Retrenchments 101: What you need to know about the Section 189(3) notice

Simangele Mzizi, Fsp Business, 11 Aug. 2014

Tags: retrenching, retrenchments, section 189(3) notice, section 189(3) notice and retrenchments

Retrenchment is a unique and complicated process.

It’s unique because it’s the only form of dismissal where you don’t end your employment relationship with your staff because they’ve done something wrong or aren’t performing properly. But you end it because of operational reasons.

It’s complicated because of the many steps you must follow. One of these steps involves issuing the Section 189(3) notice.

Read on to find out what a Section 189(3) notice is so you can ensure retrenchment is procedurally fair and avoid being taken to the CCMA or labour Court for unfair dismissal.

******* Recommended Product *******

Get instant samples, templates and checklists to make sure you’re implementing labour laws and practices with these free reports

Do you know:

  • These little known ways to reduce absenteeism?
  • Your employees aren’t automatically entitled to a bonus?
  • How to get rid of that employee who’s not performing?
  • How to solve 40 labour problems that drive other people nuts?
  • All the policies to hire, fire and manage your employees?

Find out now with the five reports you’ll get when you sign up to the Labour Law for Managers Subscription Service. Sign up today.


The link between the Section 189(3) notice and retrenchment

When you want to retrench, you must consult with the employees you’ll be retrenching or their representatives to attempt to reach consensus.

This is where the Section 189(3) notice comes in.

The Labour Relations Act (LRA) says you must issue a written notice inviting the other party to consult. This notice is known as the Section 189(3).

It’s called the Section 189(3) because that’s the section that describes what should go into the notice. In your Section 189(3), you must disclose relevant information that’ll help the other consulting party to engage with you in the consultation process.

In fact, the LRA says that your Section 189(3) notice must at least cover the following things…

******* Best seller ********
Will your company’s HR Policies and Procedures hold up in court?

Don’t wait for a CCMA dispute to discover your company doesn’t have a leg to stand on!

Get your hands on the 50 documents Part-Time CCMA Commissioner Barney Jordaan believes you can’t run a company without…



When it comes to retrenchments, your Section 189(3) notice must contain these things

  • The reasons you want to retrench.
  • The alternatives you considered before proposing retrenchment and the reasons for rejecting each of those alternatives.
  • The number of employees the retrenchment will affect and their job categories.
  • The selection criteria you propose using to select employees to retrench.
  • When retrenchments are likely to take effect (a specific date or a period of time).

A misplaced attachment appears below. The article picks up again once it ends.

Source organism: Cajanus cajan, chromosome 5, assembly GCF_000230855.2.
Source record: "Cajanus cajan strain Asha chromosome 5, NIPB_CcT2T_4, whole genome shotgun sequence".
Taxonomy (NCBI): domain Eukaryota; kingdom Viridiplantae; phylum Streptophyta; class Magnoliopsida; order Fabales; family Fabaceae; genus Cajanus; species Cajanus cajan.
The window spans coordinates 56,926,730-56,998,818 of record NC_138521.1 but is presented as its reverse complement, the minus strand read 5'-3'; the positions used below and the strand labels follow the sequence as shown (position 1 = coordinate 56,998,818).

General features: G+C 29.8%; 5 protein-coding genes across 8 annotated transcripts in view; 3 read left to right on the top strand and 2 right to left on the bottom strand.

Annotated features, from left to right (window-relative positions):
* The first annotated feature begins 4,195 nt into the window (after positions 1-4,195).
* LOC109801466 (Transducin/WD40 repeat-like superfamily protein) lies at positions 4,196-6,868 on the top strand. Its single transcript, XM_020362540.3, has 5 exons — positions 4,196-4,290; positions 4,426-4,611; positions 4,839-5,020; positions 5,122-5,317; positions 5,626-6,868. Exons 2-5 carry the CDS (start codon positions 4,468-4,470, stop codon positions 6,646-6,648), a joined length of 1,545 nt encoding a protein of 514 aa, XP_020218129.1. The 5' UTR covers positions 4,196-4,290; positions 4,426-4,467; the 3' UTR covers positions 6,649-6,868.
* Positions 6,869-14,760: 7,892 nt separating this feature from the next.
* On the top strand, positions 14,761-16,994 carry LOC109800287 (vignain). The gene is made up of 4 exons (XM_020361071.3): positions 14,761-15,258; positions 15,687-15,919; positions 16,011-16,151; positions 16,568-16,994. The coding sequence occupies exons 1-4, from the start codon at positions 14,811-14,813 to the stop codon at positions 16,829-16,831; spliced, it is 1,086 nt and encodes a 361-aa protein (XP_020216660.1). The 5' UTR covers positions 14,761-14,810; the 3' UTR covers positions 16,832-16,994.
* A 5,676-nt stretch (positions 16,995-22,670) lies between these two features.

• Severance pay you propose.
  • Any assistance that you can offer to employees you’ll retrench.
  • The possibility of future re -employment of retrenched employees.
  • The number of employees you employ.
  • The number of employees you’ve retrenched in the last 12 months.

That’s all there is to your Section 189(3) notice. You must get this part of the retrenchment process right to ensure retrenchment is procedurally fair.

Related articles:



45454.hyt 2017-10-30 11:38:26


amos 2017-08-18 09:34:08

we were forced to sign voluntary retrenchment and they showed us we are going to get 16 ooo rands but now the money is not what was promised. we never had a representation nor union to negotiate. we were just told we are getting retrenched. i want to know whether i will have a case at the ccma if i take my former employer for unfair dismissal.


RSS Facebook Share the experience
Labour and HR Club
  • CCMA
  • Discipline
  • Dismissals
  • Employment Equity
  • Employment terms and conditions
  • Foreigners
  • Laws / Acts / DoL
  • Leave
  • Performance management
  • Policies and procedures
  • Recruitment
  • Trade unions
Our experts
Nichola Wainwright
Ulrich Stander Janine Nieuwoudt Roxanne Segers Johria van den Bergh Marleen Potgieter Kirstin van Bever Donker
A staff member asked to take leave for three weeks in 6 months time to visit his elderly mother in Australia. This was...[read more]
Published at 26 Jan. 2018 1 answer
Published at 11 Jan. 2018 1 answer
Hi, I work 5 hours a day (8am to 1pm). Am I entitled to any sort of break?[read more]
Published at 16 Jan. 2018 1 answer
Good morning, Kindly confirm if the below constitute for family responsibility leave please. I fell ill two days...[read more]
Published at 08 Jan. 2018 1 answer
My domestic worker told me she is pregnant, she will be working for me for about 2 years now and we have not registered...[read more]
Published at 06 Feb. 2018 1 answer
Video Archive Video club
Your library of Free eReports
View full library